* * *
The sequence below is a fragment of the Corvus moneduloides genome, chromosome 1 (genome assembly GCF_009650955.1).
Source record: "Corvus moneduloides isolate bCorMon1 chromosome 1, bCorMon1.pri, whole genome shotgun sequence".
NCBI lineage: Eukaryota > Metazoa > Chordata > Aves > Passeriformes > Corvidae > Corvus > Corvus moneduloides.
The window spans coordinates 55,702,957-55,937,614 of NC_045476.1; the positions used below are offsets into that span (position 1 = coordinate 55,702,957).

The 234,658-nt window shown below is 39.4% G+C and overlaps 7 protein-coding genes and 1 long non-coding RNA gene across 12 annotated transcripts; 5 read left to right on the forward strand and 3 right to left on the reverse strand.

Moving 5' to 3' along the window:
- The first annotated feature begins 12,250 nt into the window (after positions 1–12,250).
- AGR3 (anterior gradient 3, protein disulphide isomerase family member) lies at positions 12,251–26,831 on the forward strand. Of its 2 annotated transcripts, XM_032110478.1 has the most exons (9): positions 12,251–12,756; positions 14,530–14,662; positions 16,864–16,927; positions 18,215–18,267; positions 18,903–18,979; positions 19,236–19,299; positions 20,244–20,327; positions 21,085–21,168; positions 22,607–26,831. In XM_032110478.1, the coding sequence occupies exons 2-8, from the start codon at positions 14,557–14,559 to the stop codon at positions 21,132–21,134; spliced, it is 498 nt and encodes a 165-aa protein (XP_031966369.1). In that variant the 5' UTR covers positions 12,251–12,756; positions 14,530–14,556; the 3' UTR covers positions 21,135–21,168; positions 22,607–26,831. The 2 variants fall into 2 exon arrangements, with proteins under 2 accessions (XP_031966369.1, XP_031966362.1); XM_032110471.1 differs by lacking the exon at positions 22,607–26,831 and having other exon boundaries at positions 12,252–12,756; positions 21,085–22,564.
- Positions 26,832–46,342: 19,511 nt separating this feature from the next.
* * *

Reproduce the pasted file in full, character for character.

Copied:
The sequence below is a fragment of the Corvus moneduloides genome, chromosome 1 (genome assembly GCF_009650955.1).
Source record: "Corvus moneduloides isolate bCorMon1 chromosome 1, bCorMon1.pri, whole genome shotgun sequence".
NCBI lineage: Eukaryota > Metazoa > Chordata > Aves > Passeriformes > Corvidae > Corvus > Corvus moneduloides.
The window spans coordinates 55,702,957-55,937,614 of NC_045476.1; the positions used below are offsets into that span (position 1 = coordinate 55,702,957).

The 234,658-nt window shown below is 39.4% G+C and overlaps 7 protein-coding genes and 1 long non-coding RNA gene across 12 annotated transcripts; 5 read left to right on the forward strand and 3 right to left on the reverse strand.

Moving 5' to 3' along the window:
- The first annotated feature begins 12,250 nt into the window (after positions 1–12,250).
- AGR3 (anterior gradient 3, protein disulphide isomerase family member) lies at positions 12,251–26,831 on the forward strand. Of its 2 annotated transcripts, XM_032110478.1 has the most exons (9): positions 12,251–12,756; positions 14,530–14,662; positions 16,864–16,927; positions 18,215–18,267; positions 18,903–18,979; positions 19,236–19,299; positions 20,244–20,327; positions 21,085–21,168; positions 22,607–26,831. In XM_032110478.1, the coding sequence occupies exons 2-8, from the start codon at positions 14,557–14,559 to the stop codon at positions 21,132–21,134; spliced, it is 498 nt and encodes a 165-aa protein (XP_031966369.1). In that variant the 5' UTR covers positions 12,251–12,756; positions 14,530–14,556; the 3' UTR covers positions 21,135–21,168; positions 22,607–26,831. The 2 variants fall into 2 exon arrangements, with proteins under 2 accessions (XP_031966369.1, XP_031966362.1); XM_032110471.1 differs by lacking the exon at positions 22,607–26,831 and having other exon boundaries at positions 12,252–12,756; positions 21,085–22,564.
- Positions 26,832–46,342: 19,511 nt separating this feature from the next.